An international team of researchers has discovered that when DNA in the moss Physcomitrella patens is damaged, it causes cells to reprogram on their own to change into stem cells and reproduce new plant bodies. This phenomenon has been described as a special environmental adaptation of plants by the researchers.
DNA damage causes cells to reprogram themselves into stem cells and regenerate new plant bodies in the moss Physcomitrella patens. Image Credit: National Institute for Basic Biology.
The study involved researchers from the National Institute for Basic Biology (NIBB) in Japan, Huazhong Agricultural University in China, and the Czech Academy of Sciences in the Czech Republic.
In the case of animals, cells with considerable DNA damage go through cell death, or apoptosis, and are completely removed. Published in the Nature Plants journal, the latest results tell a different kind of story for moss cells.
Ms Nan Gu, a Special Inter-University Researcher from NIBB and a graduate student from Huazhong Agricultural University under the mentorship of Dr Chunli Chen, and her colleagues observed that when the DNA of the moss is impaired, it is instantly repaired.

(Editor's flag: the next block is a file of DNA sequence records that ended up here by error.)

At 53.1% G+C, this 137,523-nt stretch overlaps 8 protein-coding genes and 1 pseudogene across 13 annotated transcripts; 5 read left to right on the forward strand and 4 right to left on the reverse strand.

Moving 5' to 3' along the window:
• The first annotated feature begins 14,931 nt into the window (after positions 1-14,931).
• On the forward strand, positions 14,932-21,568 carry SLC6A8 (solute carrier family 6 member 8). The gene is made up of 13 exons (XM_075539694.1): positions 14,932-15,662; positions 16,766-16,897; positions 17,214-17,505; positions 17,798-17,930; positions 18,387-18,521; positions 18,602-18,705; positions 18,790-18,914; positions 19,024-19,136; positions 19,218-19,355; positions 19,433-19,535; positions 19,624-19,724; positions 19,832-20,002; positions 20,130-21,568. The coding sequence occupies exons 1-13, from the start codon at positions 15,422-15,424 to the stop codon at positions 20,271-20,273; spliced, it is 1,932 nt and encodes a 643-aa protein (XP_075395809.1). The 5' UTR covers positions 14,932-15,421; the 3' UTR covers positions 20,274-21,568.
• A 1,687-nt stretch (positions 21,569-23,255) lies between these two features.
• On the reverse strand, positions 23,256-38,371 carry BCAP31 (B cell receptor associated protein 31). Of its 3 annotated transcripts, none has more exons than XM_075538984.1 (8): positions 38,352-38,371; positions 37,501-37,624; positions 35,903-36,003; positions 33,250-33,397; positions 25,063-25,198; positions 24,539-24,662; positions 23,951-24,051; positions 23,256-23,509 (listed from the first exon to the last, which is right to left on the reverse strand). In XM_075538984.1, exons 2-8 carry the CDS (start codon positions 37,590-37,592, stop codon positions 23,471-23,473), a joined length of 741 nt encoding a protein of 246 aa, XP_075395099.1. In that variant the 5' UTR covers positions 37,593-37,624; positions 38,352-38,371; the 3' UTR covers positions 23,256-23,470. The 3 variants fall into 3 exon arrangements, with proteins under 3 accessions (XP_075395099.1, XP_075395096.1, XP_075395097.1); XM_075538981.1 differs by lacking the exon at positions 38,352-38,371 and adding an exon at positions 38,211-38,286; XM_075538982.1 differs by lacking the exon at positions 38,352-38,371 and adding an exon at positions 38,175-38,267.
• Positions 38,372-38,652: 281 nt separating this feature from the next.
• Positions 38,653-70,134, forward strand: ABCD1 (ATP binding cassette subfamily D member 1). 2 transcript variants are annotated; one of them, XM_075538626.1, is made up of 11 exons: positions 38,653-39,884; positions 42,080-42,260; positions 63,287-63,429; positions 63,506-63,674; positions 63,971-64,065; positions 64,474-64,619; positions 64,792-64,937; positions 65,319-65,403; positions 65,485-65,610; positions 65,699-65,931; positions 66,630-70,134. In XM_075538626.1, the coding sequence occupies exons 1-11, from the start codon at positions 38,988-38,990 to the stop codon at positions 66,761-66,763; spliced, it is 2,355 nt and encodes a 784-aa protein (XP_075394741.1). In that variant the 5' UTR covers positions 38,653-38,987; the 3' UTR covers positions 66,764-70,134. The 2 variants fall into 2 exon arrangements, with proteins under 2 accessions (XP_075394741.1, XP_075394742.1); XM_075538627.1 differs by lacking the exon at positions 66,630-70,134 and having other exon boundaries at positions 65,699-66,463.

In addition, the cells containing the repaired DNA transform into stem cells, which can synthesize an entire plant body, just like fertilized egg cells.
I was shocked by the result, because animal cells select to die, but plant cells select to produce new offspring.”
Nan Gu, Special Inter-University Researcher, National Institute for Basic Biology
The DNA of Physcomitrella plants were severely damaged when they were immersed in a DNA-damaging solution for a period of 6 hours. But the impaired DNA was restored to nearly its original state in just a single day.
Following this, the researchers triggered the STEMIN1 gene—a master regulator of reprogramming. The STEMIN1-positive cells ultimately changed to stem cells and continued to form whole plants with leaves and stems.
It has been known that, in plants, differentiated cells around dead cells can become stem cells. However, this is the first discovery that differentiated cells with damaged DNA themselves become stem cells.”
Dr Yosuke Tamada, Study Co-First Author, National Institute for Basic Biology
“This phenomenon we discovered is a strategy for environmental adaptation, especially in plants, which are not able to escape from adverse environments as quickly as animals,” stated Professor Mitsuyasu Hasebe from NIBB, who headed the research group.
Gu, N., et al. (2020) DNA damage triggers reprogramming of differentiated cells into stem cells in Physcomitrella. Nature Plants. doi.org/10.1038/s41477-020-0745-9.